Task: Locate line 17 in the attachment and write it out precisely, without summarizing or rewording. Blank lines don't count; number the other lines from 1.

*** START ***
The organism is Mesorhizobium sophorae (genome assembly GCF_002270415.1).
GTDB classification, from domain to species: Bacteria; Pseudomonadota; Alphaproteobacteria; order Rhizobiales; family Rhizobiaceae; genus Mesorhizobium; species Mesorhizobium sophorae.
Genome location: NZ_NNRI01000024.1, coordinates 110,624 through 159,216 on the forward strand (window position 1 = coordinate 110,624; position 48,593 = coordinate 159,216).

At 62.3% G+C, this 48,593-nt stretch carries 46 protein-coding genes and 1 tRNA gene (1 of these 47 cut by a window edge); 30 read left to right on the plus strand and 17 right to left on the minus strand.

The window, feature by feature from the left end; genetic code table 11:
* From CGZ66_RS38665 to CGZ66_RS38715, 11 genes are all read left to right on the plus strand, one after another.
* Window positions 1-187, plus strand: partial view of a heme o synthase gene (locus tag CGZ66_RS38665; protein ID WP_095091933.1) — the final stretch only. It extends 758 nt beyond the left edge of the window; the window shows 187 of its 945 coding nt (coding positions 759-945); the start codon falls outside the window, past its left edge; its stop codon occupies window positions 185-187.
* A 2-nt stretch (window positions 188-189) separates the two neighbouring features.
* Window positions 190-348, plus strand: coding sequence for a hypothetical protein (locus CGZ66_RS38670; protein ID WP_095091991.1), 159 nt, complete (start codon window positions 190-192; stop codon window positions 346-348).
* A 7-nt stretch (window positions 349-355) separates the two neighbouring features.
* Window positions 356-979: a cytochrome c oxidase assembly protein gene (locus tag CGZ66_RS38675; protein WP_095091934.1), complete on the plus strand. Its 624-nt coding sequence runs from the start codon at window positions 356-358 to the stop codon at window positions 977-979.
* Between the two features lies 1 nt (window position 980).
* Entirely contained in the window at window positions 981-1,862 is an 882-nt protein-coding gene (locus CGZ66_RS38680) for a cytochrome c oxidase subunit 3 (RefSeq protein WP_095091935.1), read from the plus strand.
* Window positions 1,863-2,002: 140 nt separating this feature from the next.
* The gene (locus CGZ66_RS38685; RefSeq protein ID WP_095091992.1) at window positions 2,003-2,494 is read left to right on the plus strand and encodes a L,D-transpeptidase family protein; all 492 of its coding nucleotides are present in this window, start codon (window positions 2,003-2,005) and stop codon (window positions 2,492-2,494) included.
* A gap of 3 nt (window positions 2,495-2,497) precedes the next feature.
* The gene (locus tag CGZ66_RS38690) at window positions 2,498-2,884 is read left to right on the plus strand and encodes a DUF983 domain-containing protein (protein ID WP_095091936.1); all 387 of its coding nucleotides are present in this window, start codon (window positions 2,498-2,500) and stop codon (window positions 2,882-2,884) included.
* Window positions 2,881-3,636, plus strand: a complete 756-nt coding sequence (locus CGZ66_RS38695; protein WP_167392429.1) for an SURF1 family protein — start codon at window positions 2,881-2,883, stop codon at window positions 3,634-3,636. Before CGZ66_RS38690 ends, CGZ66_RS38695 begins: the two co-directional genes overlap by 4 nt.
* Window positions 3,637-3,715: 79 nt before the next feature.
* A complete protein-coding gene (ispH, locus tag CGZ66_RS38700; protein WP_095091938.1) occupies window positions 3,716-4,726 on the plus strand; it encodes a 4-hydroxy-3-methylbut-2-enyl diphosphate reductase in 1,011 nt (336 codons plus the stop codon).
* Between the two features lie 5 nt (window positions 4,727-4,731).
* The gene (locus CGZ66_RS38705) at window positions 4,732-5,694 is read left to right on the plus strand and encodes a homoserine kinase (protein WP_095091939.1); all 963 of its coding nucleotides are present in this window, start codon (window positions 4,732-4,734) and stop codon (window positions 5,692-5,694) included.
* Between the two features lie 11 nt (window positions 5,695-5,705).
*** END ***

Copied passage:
* The gene (locus tag CGZ66_RS38690) at window positions 2,498-2,884 is read left to right on the plus strand and encodes a DUF983 domain-containing protein (protein ID WP_095091936.1); all 387 of its coding nucleotides are present in this window, start codon (window positions 2,498-2,500) and stop codon (window positions 2,882-2,884) included.